Roderick Williams and Susie Allan


King's High School, Warwick *****

Leamington Music's first-ever concert in the magnificent new King's Hall of Warwick's King's High School was a triumphant success. It could not have been anything else, bringing the legendary and empathetic partnership of baritone Roderick Williams and pianist Susie Allan to a hugely enthusiastic audience, swelled by generous sponsors Wright Hassall.
Under the title "The Great Outdoors…" the programme brought together pastoral and maritime songs by six English masters of the craft, all of them actually contemporaneous with each other – though Benjamin Britten only just scraped in three years before George Butterworth's death at the Battle of the Somme in 1916.
Butterworth's heartbreaking Six Songs from a Shropshire Lad allowed the performers to set out their stall as they meant to continue, Williams floating tenor-like head notes with fluid phrasing at the opening of "Loveliest of Trees", Allan drawing almost orchestral colourings from her piano. Williams' characterising of two tones in the concluding "Is my team ploughing?", one plaintive, the other rough and bluff, was mesmerising and in fact chilling to the soul.
And so the recital's pattern was set, through groups of songs by John Ireland, Peter Warlock and Ivor Gurney, Williams engaging the audience with both sweeping eyes and body-language now static and serene, now exuberantly all-embracing, and always superbly timed in an almost telepathic relationship with the remarkable Allan.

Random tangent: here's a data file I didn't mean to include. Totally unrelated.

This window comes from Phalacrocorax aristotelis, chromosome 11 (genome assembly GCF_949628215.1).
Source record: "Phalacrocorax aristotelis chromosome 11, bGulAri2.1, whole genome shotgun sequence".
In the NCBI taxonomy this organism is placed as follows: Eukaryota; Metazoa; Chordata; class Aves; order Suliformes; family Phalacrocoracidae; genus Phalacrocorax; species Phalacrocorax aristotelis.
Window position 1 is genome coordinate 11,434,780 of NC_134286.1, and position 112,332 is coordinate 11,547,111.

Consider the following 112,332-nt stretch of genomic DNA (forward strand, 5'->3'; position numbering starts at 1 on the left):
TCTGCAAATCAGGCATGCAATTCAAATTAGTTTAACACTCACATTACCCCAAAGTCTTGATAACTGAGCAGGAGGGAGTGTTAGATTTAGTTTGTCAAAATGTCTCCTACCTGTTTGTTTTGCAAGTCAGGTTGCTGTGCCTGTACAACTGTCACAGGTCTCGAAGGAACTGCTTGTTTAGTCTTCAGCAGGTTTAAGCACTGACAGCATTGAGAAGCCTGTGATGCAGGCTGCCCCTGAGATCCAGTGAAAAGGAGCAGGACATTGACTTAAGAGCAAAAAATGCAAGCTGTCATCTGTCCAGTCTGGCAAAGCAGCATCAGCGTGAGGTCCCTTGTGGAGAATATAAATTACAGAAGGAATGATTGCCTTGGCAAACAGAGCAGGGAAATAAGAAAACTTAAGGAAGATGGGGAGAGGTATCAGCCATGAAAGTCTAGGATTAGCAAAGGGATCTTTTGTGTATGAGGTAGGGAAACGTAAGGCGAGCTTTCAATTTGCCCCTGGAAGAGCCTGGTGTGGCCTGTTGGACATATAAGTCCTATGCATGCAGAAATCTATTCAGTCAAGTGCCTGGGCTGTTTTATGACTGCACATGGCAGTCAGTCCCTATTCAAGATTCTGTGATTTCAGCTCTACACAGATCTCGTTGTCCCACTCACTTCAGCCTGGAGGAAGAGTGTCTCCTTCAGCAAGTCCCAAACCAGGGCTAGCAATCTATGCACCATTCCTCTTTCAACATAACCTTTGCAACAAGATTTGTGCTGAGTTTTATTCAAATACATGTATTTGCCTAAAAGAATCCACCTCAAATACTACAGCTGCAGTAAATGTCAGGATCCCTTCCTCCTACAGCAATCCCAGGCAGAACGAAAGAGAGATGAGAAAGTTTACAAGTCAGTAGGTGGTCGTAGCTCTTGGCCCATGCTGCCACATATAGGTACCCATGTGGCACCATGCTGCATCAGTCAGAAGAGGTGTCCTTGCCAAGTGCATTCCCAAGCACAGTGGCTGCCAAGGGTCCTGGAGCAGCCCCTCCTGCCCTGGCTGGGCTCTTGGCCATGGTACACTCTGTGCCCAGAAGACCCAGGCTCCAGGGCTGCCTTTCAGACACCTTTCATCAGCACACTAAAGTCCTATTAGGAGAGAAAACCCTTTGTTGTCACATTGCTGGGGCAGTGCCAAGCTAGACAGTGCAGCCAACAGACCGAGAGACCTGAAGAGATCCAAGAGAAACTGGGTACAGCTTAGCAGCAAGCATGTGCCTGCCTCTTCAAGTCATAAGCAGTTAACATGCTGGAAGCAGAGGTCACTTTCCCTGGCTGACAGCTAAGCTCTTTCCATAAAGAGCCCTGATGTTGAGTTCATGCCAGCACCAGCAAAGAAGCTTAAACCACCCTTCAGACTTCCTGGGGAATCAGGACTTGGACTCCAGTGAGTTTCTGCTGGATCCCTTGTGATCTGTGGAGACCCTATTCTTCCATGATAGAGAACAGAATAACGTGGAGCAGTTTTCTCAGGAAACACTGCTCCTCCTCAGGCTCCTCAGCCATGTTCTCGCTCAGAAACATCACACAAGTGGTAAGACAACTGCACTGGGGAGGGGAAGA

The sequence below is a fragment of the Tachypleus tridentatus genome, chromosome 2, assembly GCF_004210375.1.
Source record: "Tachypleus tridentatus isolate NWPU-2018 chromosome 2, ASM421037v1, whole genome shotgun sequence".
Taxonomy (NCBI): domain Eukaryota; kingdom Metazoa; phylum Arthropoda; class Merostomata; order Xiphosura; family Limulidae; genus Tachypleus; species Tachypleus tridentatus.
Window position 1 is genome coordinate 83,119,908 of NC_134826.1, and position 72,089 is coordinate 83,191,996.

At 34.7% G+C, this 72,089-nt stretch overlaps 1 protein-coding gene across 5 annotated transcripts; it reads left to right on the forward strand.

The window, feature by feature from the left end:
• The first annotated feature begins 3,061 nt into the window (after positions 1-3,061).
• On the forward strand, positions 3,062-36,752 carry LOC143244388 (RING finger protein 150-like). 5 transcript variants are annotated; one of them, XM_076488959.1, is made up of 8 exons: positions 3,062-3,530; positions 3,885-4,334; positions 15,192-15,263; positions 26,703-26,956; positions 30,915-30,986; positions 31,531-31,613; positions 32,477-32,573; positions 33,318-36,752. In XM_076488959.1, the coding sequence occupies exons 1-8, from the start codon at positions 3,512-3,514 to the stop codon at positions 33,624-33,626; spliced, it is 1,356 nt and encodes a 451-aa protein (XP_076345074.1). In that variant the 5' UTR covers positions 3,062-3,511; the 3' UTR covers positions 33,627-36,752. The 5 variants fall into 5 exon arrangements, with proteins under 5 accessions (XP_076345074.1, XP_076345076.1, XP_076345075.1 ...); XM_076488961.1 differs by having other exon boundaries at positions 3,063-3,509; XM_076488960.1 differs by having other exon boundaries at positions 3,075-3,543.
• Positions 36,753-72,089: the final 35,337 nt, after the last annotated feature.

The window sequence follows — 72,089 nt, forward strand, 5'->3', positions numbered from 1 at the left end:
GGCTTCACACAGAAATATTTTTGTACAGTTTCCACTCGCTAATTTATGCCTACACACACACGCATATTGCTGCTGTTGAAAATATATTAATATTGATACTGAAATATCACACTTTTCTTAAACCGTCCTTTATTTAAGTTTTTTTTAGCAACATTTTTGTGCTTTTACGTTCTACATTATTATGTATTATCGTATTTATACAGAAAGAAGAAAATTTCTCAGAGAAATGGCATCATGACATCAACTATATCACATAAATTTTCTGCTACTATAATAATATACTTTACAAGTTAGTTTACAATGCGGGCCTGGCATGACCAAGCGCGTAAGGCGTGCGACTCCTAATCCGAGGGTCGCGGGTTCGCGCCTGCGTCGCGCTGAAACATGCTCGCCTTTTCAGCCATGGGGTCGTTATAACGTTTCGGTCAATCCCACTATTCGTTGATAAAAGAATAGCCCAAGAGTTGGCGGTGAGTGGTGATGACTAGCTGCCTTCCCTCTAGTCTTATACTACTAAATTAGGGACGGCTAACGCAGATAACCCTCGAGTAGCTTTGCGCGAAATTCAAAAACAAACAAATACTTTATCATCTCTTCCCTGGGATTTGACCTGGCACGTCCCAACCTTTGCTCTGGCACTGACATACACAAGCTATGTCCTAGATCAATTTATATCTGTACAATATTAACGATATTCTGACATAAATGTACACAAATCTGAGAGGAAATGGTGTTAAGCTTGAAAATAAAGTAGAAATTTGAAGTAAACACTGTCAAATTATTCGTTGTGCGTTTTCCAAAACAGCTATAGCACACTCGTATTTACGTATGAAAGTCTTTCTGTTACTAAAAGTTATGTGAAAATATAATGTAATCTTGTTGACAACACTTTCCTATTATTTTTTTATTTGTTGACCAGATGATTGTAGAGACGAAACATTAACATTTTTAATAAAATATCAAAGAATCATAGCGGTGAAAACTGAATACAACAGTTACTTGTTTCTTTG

Vaughan Williams' Songs of Travel provided the meatiest fare of the evening, compellingly delivered. Allan's response at the piano was fully alert to the music's varying stylistic demands, and Williams marshalled his resources in a marvel of communication.
But what is earworming me as I write are the concluding four Folksong arrangements by Benjamin Britten, Allan's deftness in the sliding tonalities of The Ash Grove laudable, the poignancy from both performers in The Salley Gardens quietly gripping, Williams' body-language and timbre in The Ploughboy utterly theatrical.
But what did it for me was Williams' amazing delivery of The Foggy, Foggy Dew, humorous and knowing, yes, but with so much aching tenderness just beneath the surface.
Christopher Morley

Popular posts from this blog

Jacquie Lawson e-card music

Some Enchanted Evenings at the Grand Hotel, Eastbourne